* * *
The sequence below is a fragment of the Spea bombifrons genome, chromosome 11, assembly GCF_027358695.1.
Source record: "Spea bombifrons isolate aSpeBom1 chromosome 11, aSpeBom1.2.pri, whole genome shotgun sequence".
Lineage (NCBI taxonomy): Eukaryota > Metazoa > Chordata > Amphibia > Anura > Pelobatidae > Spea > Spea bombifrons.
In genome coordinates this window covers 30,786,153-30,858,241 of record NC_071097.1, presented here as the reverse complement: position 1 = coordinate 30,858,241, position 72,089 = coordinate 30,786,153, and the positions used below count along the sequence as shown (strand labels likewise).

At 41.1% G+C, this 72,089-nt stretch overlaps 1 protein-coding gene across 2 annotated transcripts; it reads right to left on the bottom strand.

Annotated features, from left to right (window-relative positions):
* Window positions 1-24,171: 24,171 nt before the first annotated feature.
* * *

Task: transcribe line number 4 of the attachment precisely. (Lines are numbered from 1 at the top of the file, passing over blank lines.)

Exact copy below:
In genome coordinates this window covers 30,786,153-30,858,241 of record NC_071097.1, presented here as the reverse complement: position 1 = coordinate 30,858,241, position 72,089 = coordinate 30,786,153, and the positions used below count along the sequence as shown (strand labels likewise).